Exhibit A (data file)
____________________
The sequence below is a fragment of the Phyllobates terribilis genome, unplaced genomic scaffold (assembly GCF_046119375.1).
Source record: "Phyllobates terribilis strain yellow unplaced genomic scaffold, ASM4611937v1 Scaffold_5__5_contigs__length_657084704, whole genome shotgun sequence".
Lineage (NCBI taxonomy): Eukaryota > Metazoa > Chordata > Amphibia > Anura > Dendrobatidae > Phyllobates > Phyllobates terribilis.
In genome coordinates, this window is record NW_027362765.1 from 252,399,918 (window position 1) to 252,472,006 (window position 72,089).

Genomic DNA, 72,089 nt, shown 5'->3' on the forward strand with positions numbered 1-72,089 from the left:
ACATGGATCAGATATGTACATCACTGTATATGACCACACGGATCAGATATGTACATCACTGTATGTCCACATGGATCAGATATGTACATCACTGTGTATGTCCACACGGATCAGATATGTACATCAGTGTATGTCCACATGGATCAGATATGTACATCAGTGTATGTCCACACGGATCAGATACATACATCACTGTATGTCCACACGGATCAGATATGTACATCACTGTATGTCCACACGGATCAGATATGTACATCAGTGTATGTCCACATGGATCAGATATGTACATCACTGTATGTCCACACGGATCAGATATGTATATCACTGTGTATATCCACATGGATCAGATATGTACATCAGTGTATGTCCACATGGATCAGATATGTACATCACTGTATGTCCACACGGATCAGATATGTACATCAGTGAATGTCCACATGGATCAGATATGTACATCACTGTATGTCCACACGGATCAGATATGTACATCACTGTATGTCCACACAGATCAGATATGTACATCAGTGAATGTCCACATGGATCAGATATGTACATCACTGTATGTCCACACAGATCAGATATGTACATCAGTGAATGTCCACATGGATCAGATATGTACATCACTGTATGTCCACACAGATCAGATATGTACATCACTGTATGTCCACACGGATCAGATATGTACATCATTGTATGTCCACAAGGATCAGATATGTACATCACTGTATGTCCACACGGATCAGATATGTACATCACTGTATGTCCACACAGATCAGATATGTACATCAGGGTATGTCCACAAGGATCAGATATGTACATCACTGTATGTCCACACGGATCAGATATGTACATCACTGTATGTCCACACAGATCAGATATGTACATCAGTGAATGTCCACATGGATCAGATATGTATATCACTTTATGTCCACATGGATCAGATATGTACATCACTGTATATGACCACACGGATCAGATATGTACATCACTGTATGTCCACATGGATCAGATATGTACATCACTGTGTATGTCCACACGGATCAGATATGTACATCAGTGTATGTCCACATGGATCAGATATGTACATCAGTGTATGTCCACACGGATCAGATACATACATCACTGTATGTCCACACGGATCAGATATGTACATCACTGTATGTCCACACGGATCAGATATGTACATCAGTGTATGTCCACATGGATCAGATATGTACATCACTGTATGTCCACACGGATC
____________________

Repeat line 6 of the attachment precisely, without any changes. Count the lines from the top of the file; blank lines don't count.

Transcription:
ACATGGATCAGATATGTACATCACTGTATATGACCACACGGATCAGATATGTACATCACTGTATGTCCACATGGATCAGATATGTACATCACTGTGTATGTCCACACGGATCAGATATGTACATCAGTGTATGTCCACATGGATCAGATATGTACATCAGTGTATGTCCACACGGATCAGATACATACATCACTGTATGTCCACACGGATCAGATATGTACATCACTGTATGTCCACACGGATCAGATATGTACATCAGTGTATGTCCACATGGATCAGATATGTACATCACTGTATGTCCACACGGATCAGATATGTATATCACTGTGTATATCCACATGGATCAGATATGTACATCAGTGTATGTCCACATGGATCAGATATGTACATCACTGTATGTCCACACGGATCAGATATGTACATCAGTGAATGTCCACATGGATCAGATATGTACATCACTGTATGTCCACACGGATCAGATATGTACATCACTGTATGTCCACACAGATCAGATATGTACATCAGTGAATGTCCACATGGATCAGATATGTACATCACTGTATGTCCACACAGATCAGATATGTACATCAGTGAATGTCCACATGGATCAGATATGTACATCACTGTATGTCCACACAGATCAGATATGTACATCACTGTATGTCCACACGGATCAGATATGTACATCATTGTATGTCCACAAGGATCAGATATGTACATCACTGTATGTCCACACGGATCAGATATGTACATCACTGTATGTCCACACAGATCAGATATGTACATCAGGGTATGTCCACAAGGATCAGATATGTACATCACTGTATGTCCACACGGATCAGATATGTACATCACTGTATGTCCACACAGATCAGATATGTACATCAGTGAATGTCCACATGGATCAGATATGTATATCACTTTATGTCCACATGGATCAGATATGTACATCACTGTATATGACCACACGGATCAGATATGTACATCACTGTATGTCCACATGGATCAGATATGTACATCACTGTGTATGTCCACACGGATCAGATATGTACATCAGTGTATGTCCACATGGATCAGATATGTACATCAGTGTATGTCCACACGGATCAGATACATACATCACTGTATGTCCACACGGATCAGATATGTACATCACTGTATGTCCACACGGATCAGATATGTACATCAGTGTATGTCCACATGGATCAGATATGTACATCACTGTATGTCCACACGGATC